New Zealand’s best beaches: In the third of our Backyard Explorer travel series with Canon, Jim Kayes nominates his favourites.
It snapped in two on the second wave and the third one rolled over the top of us like a giant green wall as the IRBs raced to check if we were okay.
“Are you going to swim in,” the first driver asked, expecting us to take the macho route and do exactly that.
“Piss off mate, give us a ride,” Blouse said, to the relief of the other three of us.
We tumbled in, before another set rose up, and headed for the beach at Piha, leaving the two halves of our four man canoe to wash into shore.
It had been both terrifying and awe inspiring to paddle out with these massive green monsters smashing down into white wash, driving us back.
Once through the foaming wall we saw mini mountains of water rolling toward us.
On the first peak, as the water slipped under us, it seemed we were suspended in the air like Wile E. Coyote.
When we slammed down, the boom could be heard on shore.
The four of us, me, Coco, Danks and Blouse, knew we were in trouble and when we dropped off the second wave the canoe snapped in half, leaving us gasping in the surf.
One half of the broken boat had to be rescued from Lion Rock.
It was January 17, 1988 and for a variety of reasons, including two decades living outside Auckland, I hadn’t been back to Piha until I went with my girls a few weeks ago for the eldest daughter’s Regional Paid Lifeguard Service trial.
The waves had taken the day off but it was still an awesome sight to look down across Piha and North Piha from Te Piha, or Lion Rock as it’s more commonly known.
The roar of the surf swept up to the seat beneath the pou dedicated to the memory of Ngati Tangiaro Taua and though it was a windy morning, we were in a lee as my youngest and I sat in contemplative silence.
Piha is, perhaps, the most famous of New Zealand’s west coast beaches with its black sand and decent surf, now supported by a couple of cafes, Pete’s pies and a surf shop open when Ratso, the owner, isn’t surfing.
But it is just one of many amazing beaches Kiwis flock to in summer.
For most of us a beach is defined by more than just the water, surf and sand.
It’s often other things like childhood memories, the state of the camp ground or the ice cream sold by the beach dairy that bring us back.
It’s why the Mount is so popular, with its walk around or up Mauao and the cafes, bars and surf shops beside it in New Zealand’s mini version of Australia’s Surfers Paradise.
The Mount is iconic, but it’s tough to swim at for many down the left hand side with Shark Alley, on the right of Moturiki Island, more family friendly.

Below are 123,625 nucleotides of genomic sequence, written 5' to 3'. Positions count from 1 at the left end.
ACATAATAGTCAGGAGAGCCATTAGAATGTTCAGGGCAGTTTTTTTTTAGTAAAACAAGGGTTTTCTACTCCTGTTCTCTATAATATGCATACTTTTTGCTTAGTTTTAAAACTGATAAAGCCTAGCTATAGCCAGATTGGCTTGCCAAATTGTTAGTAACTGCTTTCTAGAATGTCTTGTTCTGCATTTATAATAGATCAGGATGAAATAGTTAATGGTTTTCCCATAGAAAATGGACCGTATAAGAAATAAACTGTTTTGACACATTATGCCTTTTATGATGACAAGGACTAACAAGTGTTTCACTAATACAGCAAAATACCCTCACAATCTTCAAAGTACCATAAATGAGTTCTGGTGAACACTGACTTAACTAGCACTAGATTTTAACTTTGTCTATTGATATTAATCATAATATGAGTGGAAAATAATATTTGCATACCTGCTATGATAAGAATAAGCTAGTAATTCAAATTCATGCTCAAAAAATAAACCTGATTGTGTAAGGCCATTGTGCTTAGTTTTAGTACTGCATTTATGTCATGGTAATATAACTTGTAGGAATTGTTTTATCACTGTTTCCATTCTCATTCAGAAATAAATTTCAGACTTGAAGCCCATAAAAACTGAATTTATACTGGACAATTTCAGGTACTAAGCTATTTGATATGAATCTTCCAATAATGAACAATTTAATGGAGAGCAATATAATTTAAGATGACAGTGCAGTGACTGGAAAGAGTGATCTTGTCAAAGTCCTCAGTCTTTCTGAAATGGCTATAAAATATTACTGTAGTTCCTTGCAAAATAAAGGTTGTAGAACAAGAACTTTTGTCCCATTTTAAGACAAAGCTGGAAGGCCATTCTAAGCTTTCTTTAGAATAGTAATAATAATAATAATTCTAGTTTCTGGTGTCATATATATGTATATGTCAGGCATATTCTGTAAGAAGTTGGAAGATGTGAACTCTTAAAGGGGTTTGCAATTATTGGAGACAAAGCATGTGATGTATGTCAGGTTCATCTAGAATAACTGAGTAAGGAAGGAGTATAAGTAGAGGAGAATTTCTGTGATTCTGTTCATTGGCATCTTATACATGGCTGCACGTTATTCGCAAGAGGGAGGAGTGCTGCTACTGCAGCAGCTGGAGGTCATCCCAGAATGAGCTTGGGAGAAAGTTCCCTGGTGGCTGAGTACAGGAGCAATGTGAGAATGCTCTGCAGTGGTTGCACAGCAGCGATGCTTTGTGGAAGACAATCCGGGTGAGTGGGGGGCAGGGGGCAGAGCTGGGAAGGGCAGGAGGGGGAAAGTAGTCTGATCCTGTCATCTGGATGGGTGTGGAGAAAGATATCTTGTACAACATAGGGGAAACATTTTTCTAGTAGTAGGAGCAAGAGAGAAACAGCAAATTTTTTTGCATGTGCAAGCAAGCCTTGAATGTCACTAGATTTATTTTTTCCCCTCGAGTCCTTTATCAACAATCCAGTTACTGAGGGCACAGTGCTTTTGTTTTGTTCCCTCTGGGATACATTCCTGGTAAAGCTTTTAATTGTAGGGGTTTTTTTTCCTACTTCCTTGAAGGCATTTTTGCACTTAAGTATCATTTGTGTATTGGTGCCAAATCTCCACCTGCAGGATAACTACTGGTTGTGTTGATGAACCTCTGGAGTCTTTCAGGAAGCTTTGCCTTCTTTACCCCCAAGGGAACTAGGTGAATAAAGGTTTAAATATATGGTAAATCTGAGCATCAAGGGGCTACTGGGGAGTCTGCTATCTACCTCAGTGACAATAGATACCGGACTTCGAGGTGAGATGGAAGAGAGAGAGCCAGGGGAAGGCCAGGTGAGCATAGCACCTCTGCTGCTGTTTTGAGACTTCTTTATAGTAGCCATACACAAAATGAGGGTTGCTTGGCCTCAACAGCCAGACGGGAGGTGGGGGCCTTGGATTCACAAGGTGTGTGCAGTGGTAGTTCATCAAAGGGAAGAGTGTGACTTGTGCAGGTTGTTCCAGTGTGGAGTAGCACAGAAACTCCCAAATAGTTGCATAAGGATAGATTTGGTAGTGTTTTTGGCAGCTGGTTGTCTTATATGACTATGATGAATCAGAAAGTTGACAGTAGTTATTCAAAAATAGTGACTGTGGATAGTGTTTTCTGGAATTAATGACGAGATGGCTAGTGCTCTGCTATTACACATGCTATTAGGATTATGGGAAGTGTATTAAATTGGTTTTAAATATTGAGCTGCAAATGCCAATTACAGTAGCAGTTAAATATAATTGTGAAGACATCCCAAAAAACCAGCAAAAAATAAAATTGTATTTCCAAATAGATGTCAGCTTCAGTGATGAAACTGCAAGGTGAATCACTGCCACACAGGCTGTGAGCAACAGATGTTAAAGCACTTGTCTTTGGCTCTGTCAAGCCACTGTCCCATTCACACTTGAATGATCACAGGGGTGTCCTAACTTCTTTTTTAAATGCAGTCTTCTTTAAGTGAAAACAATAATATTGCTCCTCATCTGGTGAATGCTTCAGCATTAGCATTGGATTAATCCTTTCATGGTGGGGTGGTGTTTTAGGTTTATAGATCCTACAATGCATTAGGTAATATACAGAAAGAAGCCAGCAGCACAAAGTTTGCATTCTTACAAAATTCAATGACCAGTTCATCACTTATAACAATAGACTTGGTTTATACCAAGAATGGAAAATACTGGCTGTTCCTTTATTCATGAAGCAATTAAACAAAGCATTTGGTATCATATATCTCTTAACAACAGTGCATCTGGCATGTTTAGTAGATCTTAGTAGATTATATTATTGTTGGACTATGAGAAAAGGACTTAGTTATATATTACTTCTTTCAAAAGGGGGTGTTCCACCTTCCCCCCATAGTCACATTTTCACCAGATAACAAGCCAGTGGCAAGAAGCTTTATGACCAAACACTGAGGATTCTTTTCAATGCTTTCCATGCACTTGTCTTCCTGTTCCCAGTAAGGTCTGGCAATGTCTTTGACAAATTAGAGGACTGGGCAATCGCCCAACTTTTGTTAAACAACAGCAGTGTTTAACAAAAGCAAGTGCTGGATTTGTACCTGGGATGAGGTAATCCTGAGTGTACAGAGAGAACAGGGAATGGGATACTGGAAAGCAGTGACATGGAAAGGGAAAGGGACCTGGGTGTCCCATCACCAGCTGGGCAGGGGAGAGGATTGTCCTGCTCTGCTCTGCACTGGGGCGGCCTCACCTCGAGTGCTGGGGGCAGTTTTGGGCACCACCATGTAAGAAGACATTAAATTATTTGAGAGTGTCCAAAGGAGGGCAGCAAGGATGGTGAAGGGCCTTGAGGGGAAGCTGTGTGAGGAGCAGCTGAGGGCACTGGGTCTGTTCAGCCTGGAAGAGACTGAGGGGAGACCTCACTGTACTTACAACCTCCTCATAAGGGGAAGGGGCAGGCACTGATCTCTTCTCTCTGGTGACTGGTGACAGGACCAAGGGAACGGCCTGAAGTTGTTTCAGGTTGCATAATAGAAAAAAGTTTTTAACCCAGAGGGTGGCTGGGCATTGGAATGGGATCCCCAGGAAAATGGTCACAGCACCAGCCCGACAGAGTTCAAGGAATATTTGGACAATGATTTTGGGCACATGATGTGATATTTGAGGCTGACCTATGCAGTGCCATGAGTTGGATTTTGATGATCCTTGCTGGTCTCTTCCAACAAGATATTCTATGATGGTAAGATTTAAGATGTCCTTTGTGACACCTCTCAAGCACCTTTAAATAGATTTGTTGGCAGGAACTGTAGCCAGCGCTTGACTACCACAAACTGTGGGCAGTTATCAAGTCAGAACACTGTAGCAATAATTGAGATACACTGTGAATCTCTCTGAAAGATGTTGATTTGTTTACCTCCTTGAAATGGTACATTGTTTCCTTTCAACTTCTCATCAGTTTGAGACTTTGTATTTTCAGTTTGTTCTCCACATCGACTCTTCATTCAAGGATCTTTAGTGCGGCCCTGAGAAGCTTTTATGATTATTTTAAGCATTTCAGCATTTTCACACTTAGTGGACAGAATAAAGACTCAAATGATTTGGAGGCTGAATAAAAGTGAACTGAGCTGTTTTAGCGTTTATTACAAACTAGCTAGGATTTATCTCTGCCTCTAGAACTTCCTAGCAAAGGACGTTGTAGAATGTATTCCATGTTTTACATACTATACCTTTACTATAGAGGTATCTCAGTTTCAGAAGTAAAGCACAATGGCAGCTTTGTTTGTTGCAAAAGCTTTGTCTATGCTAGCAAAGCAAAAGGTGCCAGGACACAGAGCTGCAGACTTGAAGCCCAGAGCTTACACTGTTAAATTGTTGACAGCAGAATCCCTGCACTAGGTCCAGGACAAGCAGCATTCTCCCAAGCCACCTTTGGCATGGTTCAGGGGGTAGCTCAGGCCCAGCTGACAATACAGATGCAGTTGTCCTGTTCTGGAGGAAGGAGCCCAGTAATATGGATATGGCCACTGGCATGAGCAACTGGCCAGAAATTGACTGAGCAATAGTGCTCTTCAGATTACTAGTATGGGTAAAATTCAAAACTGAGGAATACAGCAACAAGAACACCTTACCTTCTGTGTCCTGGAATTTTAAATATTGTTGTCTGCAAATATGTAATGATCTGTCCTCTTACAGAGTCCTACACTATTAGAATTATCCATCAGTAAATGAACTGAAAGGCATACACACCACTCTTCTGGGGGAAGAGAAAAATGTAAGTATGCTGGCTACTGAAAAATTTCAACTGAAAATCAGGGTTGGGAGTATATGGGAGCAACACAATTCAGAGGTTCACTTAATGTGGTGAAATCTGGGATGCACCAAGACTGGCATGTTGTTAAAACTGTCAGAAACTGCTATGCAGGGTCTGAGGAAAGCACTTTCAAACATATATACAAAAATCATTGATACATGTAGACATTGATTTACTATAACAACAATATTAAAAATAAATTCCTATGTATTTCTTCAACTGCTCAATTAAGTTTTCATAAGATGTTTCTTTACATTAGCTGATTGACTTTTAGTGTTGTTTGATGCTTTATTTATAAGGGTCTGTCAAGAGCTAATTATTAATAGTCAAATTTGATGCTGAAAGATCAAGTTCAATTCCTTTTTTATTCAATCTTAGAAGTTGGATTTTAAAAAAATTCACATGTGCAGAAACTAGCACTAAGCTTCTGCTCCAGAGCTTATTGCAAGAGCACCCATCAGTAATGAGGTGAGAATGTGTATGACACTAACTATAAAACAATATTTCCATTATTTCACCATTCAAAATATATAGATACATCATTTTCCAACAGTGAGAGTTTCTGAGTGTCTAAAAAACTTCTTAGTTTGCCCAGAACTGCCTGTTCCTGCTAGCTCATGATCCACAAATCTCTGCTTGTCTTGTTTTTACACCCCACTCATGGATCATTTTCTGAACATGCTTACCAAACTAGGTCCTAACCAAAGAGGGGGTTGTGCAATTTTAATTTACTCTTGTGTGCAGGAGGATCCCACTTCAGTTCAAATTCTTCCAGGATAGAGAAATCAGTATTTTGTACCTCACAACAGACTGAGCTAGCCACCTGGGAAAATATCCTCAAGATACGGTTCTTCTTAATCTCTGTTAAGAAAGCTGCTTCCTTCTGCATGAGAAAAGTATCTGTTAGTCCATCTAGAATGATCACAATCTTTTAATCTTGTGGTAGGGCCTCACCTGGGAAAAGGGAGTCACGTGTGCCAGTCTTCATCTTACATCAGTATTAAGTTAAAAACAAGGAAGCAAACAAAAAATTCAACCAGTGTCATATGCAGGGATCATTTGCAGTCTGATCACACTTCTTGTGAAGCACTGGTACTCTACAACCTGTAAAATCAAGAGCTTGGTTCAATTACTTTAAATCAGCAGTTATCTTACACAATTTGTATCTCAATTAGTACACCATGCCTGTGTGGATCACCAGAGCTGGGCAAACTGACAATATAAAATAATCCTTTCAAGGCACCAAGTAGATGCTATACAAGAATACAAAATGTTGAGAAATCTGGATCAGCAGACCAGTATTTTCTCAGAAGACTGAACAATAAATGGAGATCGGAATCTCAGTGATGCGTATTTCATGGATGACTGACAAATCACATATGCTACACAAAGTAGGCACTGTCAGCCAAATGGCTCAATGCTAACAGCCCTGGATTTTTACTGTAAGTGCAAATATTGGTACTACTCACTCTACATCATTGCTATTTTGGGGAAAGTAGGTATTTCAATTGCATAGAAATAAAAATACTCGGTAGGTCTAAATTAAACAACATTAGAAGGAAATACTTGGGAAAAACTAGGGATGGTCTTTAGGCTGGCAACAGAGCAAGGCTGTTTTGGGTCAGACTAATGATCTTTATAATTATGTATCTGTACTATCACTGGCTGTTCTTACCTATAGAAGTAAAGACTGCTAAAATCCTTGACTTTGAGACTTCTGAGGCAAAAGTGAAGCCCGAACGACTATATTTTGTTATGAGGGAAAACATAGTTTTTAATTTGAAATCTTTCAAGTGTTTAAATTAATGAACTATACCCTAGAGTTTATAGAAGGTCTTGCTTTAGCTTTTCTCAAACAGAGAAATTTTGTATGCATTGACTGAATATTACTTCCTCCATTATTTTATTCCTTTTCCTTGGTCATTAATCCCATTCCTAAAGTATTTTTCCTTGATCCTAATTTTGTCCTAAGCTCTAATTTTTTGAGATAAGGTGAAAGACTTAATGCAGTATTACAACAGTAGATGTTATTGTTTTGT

Taupo Bay in the Far North is a personal favourite because there’s limited cell phone and internet access, and the beach is wonderful.
Read more: From where you’d rather beach
On the other side of the island, Shipwreck Bay is superb and as you drift down the east coast of Northland, it’s hard to find a poor beach.
Some, like Omaha and Tawharanui are family favourites for their accessibility, surf and – with Tawharanui – the rock pools on the right hand end.
Almost anywhere in the Coromandel is magnificent but it’s hard to go past Opito Bay and the walk up and over to Crayfish Bay where you can, if you’re brave, jump in off the cliff, or Hahei and the walk to stunning Cathedral Cove.
With our links to surf lifesaving, Waipu Cove, Whangamata, Waihi, the Mount, Ohope, and Gisborne’s Waikanae and Wainui beaches are regular haunts – and superb beaches.
But again, so often the memories make the beach. We had a bach at Pinewoods Motor Camp above Red Beach and I was a nipper at the Surf Club that remains a central part of our lives.
The beach is mundane but as a kid, walking around the rocks to swim at The Cove and jump off the cliff was a test of courage.
Read more: Memories of a Kiwi Camper
I’ve run the southern coast of Wellington countless times and braved the cold at Island Bay and Lyall Bay, but while I’ve looked at Dunedin’s St Kilda and St Claire I’ve never suffered the freeze headaches both will induce. Golden Bay, up from Nelson, and her neighbours remain on the ‘must visit’ list.
If memories make beaches then the trip my wife and I did around the East Cape, a few decades ago remains vivid. Camping and swimming at Tolaga Bay was gorgeous, as was swimming at Anaura Bay way back then, and many years later with my eldest daughter. It is remote, basic and beautiful, just like so many of New Zealand’s best beaches.
Jim’s Top Five
An hour’s walk from Hahei and though it’s steep, it is paved and well worth it. Many people run it! The other option is to get there by boat with water taxis from Hahei and Whitianga.
Two hundred kilometres south from Auckland. With a winter population of just under 5000, it can have about 10 times that in summer so book early!
The last time I went the road up and over from Kuaotunu was gravel so keep your windows up. That section takes about 20 minutes and Kuaotunu is 15 minutes from Whitianga on a paved road. Both sections are windy and often steep.
About an hour north of Gisborne on SH35, you take a right on to Anaura Rd which finishes with some tight turns. The trip is worth it, but pack all you will need for the day including water.
A suburb of Tauranga, this iconic beach is just over three hours from Auckland with routes via Waihi or Matamata to choose from. If you go via Waihi, stop for a swim in the Karangahake Gorge, and a photo with the giant L&P bottle in Paeroa.
Don’t forget….swim between the flags, never alone, and not outside your ability.
Did your favourite beach miss the cut? Send us a photo of your top beach and why its a winner and you could be a winner too.
This series is a partnership with Canon